Do any blogs or commercial papers come close to our arts coverage in North Carolina? CVNC publishes 500 professionally edited reviews each year. Our statewide calendar lists more than 3,600 unique events (7,200 individual performances). We work with presenters to post their previews (ask about this program). Donations make up 70% of CVNC's budget. To contribute, click here. Thank you!
Long before every Tar Heel village and town aspired to produce its own version of Tchaikovsky's Nutcracker, the (then) NC School of the Arts School of Dance created a significant ballet tradition with a gem of a show choreographed, after Ivanov, by Sonja Tyven and Robert Lindgren. For many of those who saw it, often repeatedly, this lovely version established (and then re-established) the standard of excellence in our state, setting the bar (or, if you prefer, barre), literally and figuratively, for Carolina residents enamored of this perennial holiday favorite. (It wasn't always so - interest in this ballet was largely fired in America by George Balanchine's 1954 production, a version that is, in large measure, still danced by the New York City Ballet; readers may see a "Live from Lincoln Center" telecast of this year's edition on UNC-TV on December 14 and 15.)
That Tyven-Lindgren show was retired in Winton-Salem several years back in favor of an upgraded but still traditional version staged by Ethan Stiefel, with choreography by Nigel Burley, Warren Conover, Susan McCullough, and Stiefel, too - the latter has since moved on to the Royal New Zealand Ballet but his presence in NC remains thanks to Nutcracker, which has begun its annual run of Stevens Center performances. This is an all-UNCSA event, proceeds from which benefit scholarship programs in the schools of Dance, Design & Production, and Music.
The place was packed, with children out-numbering dowagers by a large measure - perhaps Nutcracker is a key to the much lamented graying of audiences for the arts - or maybe this is now just a richly-honored tradition.
Only rarely were there any hints that the orchestra was comprised of students, so smooth and polished was the playing under the adept leadership of Pittsburgh Ballet's Music Director and ABT's Principal Conductor Charles Barker. There were a few balance issues - the (amplified) chorus (prepared by Jaimie Allbritten), and the celesta, too, began far too loudly - but in nearly every other respect the music - which is, after all, the basis of the entire show - emerged from the pit in all its requisite radiance.
The production is truly lovely, with attractive sets, period costumes (with some particularly appealing Russian touches), and very well-managed stage business (with the singular exception of a weak powder charge for the cannon).* The eyes of the folks near us got bigger and bigger as the Christmas tree grew in size, and all of the (comparatively) lesser but nonetheless significant elements of the show worked seamlessly without ever impeding the flow of the music.
Oh, and the dancing! Well, the Saturday matinee featured the entire company without benefit of any of the guest artists who will grace future presentations. Experience has shown that the dramatic effects of pure ensemble performances are often superior theatrical events, for people concentrate on the overall story line rather than waiting, sometimes breathlessly, for the "stars." That was certainly the case this time, as the principals - Merissa Slattery and Connor Scott Cohen (Clara and Sascha), Tommy Burnett (Drosselmeyer), Andrew Harper (Mouse King), Haley Miller and Hayden Stark (Snow Queen and King), and Daina Gingras and Josh Hall (Sugar Plum Fairy and her Cavalier) consistently worked dancing magic devoid of Las Vegas glitz at, to borrow a phrase, every turn. The rest of the participants - the Silverhauses, the guests, the entertainers at the party, the bear and the mice, the soldiers, the snowflakes, the angels, the parade of glorious and distinctive character dancers in the divertissements, and the flowers - were uniformly excellent, and all meshed virtually without blemish into the jewel-like setting that is this superb production. (The casts vary throughout the run.)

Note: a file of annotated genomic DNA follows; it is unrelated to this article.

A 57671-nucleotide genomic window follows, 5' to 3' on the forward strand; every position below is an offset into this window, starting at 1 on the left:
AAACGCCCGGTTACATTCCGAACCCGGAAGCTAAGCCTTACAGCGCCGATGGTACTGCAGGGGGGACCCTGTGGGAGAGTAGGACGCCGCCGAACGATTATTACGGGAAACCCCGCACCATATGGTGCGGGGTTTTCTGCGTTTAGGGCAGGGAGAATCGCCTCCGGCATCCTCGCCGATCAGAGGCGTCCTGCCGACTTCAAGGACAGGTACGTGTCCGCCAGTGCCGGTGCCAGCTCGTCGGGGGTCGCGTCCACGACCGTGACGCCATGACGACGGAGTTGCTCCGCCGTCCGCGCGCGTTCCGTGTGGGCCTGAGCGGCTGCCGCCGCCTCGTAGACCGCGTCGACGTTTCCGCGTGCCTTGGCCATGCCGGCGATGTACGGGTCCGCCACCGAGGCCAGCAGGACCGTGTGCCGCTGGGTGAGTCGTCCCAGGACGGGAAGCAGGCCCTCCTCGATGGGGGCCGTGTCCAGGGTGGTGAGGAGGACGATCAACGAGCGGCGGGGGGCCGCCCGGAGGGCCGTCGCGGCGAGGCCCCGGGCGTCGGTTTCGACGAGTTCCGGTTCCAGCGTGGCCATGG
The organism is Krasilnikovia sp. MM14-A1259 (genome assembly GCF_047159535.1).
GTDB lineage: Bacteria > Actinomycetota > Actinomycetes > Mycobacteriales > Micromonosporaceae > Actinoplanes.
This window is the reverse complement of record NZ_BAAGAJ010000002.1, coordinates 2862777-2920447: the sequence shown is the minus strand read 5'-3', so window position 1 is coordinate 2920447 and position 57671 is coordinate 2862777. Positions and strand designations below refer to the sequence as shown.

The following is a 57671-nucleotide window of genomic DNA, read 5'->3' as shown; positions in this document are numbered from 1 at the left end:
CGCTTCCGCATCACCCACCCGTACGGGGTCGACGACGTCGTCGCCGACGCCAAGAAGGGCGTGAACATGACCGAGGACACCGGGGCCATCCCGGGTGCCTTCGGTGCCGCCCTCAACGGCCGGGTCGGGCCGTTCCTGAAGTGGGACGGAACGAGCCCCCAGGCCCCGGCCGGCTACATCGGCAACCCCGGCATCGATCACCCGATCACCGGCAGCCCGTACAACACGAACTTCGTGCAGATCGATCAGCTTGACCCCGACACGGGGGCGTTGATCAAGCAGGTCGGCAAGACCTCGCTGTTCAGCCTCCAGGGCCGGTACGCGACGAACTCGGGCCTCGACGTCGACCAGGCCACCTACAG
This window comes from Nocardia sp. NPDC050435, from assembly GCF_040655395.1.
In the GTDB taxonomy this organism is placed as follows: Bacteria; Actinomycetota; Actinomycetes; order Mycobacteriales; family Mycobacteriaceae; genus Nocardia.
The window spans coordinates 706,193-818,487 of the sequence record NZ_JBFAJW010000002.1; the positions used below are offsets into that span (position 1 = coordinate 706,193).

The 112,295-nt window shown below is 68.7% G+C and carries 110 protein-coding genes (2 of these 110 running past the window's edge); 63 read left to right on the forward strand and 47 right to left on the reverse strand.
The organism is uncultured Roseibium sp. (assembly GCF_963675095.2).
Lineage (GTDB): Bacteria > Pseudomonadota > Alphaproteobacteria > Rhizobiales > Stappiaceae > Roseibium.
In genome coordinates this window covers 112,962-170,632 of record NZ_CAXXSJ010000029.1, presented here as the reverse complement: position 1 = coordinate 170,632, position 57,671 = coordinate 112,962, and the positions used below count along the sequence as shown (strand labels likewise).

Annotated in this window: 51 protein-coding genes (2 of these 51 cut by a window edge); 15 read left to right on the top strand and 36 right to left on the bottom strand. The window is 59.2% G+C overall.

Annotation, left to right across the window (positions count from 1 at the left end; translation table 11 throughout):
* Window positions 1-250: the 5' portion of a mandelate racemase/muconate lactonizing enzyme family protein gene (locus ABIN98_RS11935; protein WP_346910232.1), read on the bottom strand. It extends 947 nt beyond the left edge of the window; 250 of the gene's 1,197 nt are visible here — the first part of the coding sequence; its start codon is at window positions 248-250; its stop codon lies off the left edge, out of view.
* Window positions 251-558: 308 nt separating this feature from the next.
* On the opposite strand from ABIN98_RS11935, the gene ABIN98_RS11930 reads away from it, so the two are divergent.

For those who will experience Nutcracker for the first time, bear in mind that the party scene with all the kids (in Winston-Salem, they are mostly from the UNCSA's Preparatory Dance Program) constitutes the first half of Act I. Tableau II is the battle of the mice and the soldiers, followed by the first of two true "corps de ballet" sequences, featuring the snowflakes. Act II takes place in the Land of Sweets, where Clara and Sascha are feted by the international dancers, capped by the second traditional ensemble ballet, for the flowers. Tchaikovsky excelled in powerfully moving finales, and Nutcracker's is exemplary. The UNCSA's Grand Pas de Deux featured magnificent dancing and music, too, richly realized, and the return of everyone from earlier in the act makes for one of the most colorful and awe-inspiring tableaux one is likely to encounter anywhere.
If a traditional Nutcracker with all the right fixin's is on your menu this season, you can hardly go wrong in Winton-Salem!
*To give credit where credit is due, the new costumes are by Kathryn E. Grillo and Carolyn Fay, lighting, by Brad Field, and "new scenic elements," by Howard C. Jones. The stage manager is Mitchell Anderson, tech director, Bill Volz, and artistic supervisor. Douglas Gawriljuk.
The show continues through December 18. For details, see the sidebar.
For a review of NCDT's Charlotte production of Nutcracker, click here.
And readers may see this production, in a performance taped in 2010, on UNC-TV, on 12/24-25. For details, see the sidebar.